Understanding Command Design Pattern made Easy

The Command pattern is a behavioral pattern which defines how an object can be encapsulated with all information needed to perform an action and which can be used by an invoker or a client to perform at a later stage.

The Command pattern is one of the 23 design patterns which solve a variety of problems which occur during a robust and scalable software design and development. The Command pattern is a behavioral pattern which defines how an object can be encapsulated with all information needed to perform an action and which can be used by an invoker or a client to perform at a later stage.

The pattern defines three kinds of components and the interaction that happens between them which help in decoupling an action performer from its invoker and the actual receiver without having each other to know about themselves in an abstract way.

There exist three actors here:

The Invoker – which book-keeps all the commands and the respective actions they perform.

The Command – which delegates incoming action request to the appropriate action performer.

The Receiver – which receives call for action from the command object and performs the necessary action over an entity or other.

And there is the Client, which is at the top of this flow, and from which the action requests originate. The client sends out the request for some functionality to be performed over to the invoker, which is an abstraction of all the functionalities and the encapsulated Command objects which own them. Now the invoker internally has mapping of what Command needs to be invoked for any incoming functionality request (say place an order, fetch a record or something). This invoker then pulls out the respective Command object and then invokes an Execute() method on the object, which internally delegates this functionality call to the appropriate Performer or Receiver that contains the functionality. In this way, we can create encapsulations of a single functionality into its commands and delegates so that they could be swapped or enhanced without having the client be informed of the change.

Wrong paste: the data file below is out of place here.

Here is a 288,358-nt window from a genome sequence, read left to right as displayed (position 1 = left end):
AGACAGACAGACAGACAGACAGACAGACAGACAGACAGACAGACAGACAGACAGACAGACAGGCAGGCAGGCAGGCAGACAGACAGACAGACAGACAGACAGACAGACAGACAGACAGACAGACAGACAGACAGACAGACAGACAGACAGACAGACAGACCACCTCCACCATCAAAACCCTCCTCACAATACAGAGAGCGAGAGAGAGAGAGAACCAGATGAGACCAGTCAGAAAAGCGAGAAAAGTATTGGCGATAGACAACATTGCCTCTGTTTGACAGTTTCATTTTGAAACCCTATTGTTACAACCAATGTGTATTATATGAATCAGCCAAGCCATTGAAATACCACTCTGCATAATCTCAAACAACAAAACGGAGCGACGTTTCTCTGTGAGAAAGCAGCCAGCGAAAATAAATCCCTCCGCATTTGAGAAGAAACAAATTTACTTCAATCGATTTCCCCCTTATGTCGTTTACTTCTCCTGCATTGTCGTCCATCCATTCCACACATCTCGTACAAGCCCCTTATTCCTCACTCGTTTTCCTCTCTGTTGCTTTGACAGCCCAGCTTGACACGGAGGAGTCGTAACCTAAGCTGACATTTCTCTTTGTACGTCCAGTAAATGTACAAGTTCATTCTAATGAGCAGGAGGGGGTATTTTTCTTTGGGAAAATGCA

For an example, consider a sample Client class which would need to place an Order as a part of an Order Management module. When we call the PlaceOrder() method with some order details, a new order needs to be added to the records. For this, instead of having the Order functionality be developed directly, we add our Invoker-Command-Receiver approach as below.

First let’s create the abstract IPlaceOrderCommand class which represents a Command object to place Order. And the abstract IPlaceOrderAction class which represents the action of an order placed.

    // The Command template
    public interface IPlaceOrderCommand
        void Execute();

    // The Action Receiver template
    public interface IPlaceOrderAction
        int Place(Order order);

Then we create concrete implementations of the Command and Action abstractions.

    // Some Concrete Implementation of the Command
    public class PlaceOrderCommand : IPlaceOrderCommand